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Spaghetti Squash and Black Bean Tacos with Queso Fresco

November 13th, 2013 — 5:10am

DSC00796Last Saturday I made my way around the capitol square for the final outdoor farmers’ market of the season. It was a beautiful sunny fall day, and I savored every moment. Many of my favorite vendors will move over to the winter farmers’ market at the Monona Terrace, which runs through the end of the year. So thankfully I didn’t have to say too many goodbyes. But nothing beats the outdoor market, and April seems like an eternity from now.

I had a few recipes picked out and loaded up on ingredients at the market. Last night I made squash tacos with several of those ingredients using a recipe from The Smitten Kitchen Cookbook. It’s the first time in a while I’ve found the time to really cook—not that this recipe was all that difficult. I love how spaghetti squash takes the place of pulled pork, a fresh and veg-friendly take on a classic taco. Even the seeds from the spaghetti squash are turned into a delicious snack.

Spaghetti Squash and Black Bean Tacos with Queso Fresco (from The Smitten Kitchen Cookbook; makes sixteen 6-inch tacos)

3 pounds spaghetti squash (either 1 large or 2 small)
2 tablespoons freshly squeezed lime juice (1 lime)
1 teaspoon chili powder
1/2 teaspoon ground cumin
1/2 teaspoon ground coriander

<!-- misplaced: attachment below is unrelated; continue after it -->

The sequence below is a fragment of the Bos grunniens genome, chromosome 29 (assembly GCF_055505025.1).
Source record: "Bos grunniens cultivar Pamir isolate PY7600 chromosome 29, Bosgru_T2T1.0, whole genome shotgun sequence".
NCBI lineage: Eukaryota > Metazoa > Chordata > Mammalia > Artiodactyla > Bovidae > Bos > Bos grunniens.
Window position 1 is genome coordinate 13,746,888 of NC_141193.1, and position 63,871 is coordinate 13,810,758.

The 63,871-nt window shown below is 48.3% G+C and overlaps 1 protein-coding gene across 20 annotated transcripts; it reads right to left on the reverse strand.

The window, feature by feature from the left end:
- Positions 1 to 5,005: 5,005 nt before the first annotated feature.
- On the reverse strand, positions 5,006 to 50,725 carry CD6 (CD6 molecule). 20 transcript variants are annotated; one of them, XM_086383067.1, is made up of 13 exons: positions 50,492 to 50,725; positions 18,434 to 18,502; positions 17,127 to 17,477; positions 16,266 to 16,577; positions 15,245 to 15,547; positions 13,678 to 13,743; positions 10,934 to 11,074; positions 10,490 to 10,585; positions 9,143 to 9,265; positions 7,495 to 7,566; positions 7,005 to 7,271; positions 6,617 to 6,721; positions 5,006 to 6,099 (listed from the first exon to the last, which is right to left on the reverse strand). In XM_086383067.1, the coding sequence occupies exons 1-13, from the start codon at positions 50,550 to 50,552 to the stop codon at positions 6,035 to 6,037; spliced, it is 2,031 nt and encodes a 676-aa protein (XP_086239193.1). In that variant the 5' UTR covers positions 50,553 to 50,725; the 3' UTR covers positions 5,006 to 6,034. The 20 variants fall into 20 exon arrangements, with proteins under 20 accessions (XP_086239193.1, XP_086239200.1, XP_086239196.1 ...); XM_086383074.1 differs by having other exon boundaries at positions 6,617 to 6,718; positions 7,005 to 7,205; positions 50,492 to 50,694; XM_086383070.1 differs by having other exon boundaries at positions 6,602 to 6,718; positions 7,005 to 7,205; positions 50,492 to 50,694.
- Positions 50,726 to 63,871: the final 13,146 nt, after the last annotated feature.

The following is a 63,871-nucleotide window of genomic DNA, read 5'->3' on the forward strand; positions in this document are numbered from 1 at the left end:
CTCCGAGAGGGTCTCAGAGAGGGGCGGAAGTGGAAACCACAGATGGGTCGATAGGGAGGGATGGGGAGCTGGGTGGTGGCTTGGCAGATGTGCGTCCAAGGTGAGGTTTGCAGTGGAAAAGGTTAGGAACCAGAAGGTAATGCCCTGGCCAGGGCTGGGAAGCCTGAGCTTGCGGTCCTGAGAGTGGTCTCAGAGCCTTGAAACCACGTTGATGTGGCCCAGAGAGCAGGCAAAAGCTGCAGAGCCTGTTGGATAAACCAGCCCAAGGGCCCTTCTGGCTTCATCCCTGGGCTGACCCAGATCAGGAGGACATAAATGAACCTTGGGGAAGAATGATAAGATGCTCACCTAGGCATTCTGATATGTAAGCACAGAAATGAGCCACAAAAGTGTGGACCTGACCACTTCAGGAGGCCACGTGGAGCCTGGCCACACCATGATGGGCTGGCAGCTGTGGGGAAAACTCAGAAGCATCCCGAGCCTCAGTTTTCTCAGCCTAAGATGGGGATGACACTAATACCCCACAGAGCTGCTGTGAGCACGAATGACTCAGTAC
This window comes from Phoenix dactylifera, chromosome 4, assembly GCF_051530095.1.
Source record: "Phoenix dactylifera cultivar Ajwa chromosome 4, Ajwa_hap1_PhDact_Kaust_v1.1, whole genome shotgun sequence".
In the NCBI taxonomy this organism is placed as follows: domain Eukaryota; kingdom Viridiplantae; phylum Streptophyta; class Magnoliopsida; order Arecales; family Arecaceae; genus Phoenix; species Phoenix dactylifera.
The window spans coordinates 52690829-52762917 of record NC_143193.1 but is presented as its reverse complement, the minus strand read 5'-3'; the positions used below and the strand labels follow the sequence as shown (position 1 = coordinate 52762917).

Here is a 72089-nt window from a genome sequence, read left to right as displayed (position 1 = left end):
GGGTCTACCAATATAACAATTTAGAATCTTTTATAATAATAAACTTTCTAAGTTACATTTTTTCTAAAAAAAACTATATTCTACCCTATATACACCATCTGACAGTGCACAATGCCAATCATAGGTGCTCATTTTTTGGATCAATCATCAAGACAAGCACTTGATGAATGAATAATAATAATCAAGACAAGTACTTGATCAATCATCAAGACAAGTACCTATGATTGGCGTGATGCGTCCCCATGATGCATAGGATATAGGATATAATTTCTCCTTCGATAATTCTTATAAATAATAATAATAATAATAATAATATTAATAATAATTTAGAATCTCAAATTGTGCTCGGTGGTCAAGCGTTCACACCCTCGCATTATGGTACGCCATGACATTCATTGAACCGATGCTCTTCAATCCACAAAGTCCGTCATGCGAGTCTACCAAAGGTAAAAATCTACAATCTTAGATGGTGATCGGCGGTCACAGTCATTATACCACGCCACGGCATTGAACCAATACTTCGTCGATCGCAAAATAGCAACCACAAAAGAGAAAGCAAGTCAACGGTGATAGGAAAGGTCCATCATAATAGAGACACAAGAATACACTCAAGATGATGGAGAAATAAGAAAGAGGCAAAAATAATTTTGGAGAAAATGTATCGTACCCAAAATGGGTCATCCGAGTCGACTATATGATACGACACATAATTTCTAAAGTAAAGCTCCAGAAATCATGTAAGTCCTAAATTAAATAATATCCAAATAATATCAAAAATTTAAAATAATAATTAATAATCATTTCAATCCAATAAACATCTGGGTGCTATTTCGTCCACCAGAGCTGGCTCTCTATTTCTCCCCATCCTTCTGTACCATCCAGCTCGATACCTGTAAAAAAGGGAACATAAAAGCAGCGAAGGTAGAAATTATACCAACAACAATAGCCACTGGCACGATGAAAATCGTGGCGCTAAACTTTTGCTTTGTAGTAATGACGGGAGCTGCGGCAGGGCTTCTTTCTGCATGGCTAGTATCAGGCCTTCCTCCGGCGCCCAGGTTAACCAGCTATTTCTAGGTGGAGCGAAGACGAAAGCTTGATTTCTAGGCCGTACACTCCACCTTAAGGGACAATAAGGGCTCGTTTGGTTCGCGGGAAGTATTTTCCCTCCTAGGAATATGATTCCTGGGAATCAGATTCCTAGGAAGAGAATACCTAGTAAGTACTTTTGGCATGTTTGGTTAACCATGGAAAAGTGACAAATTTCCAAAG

1/2 teaspoon coarse salt
Sixteen 6-inch corn tortillas
One 15-once can black beans, rinsed and drained very well
4 ounces crumbled queso fresco, feta, or Cotija cheese
1/4 cup finely diced red or white onion
1/4 cup chopped fresh cilantro leaves

Preheat the oven to 375 degrees. Cut the squash in half lengthwise, scoop out the seeds, and roast the halves in an oiled baking pan for about 40 minutes.DSC00789

When the squash has finished cooking and cooled slightly, scrape the flesh from the skin with a fork into a bowl. In a small bowl, whisk the lime juice with the chili powder, cumin, coriander and salt. Pour over the squash strands and gently toss together.

Heat a dry skillet over medium-high heat and warm each tortilla, about 30 seconds per side. Transfer to a plate and load each tortilla with black beans, spiced squash, crumbled cheese, and a bit of onion and cilantro. Serve with lime wedges and hot sauce if you wish.DSC00785

You can use the seeds from the spaghetti squash to make a tasty snack. Rinse the seeds and spread them on an oiled baking sheet. Sprinkle with chili powder and fine salt. Roast at 375 degrees for 7 to 10 minutes, tossing them halfway through.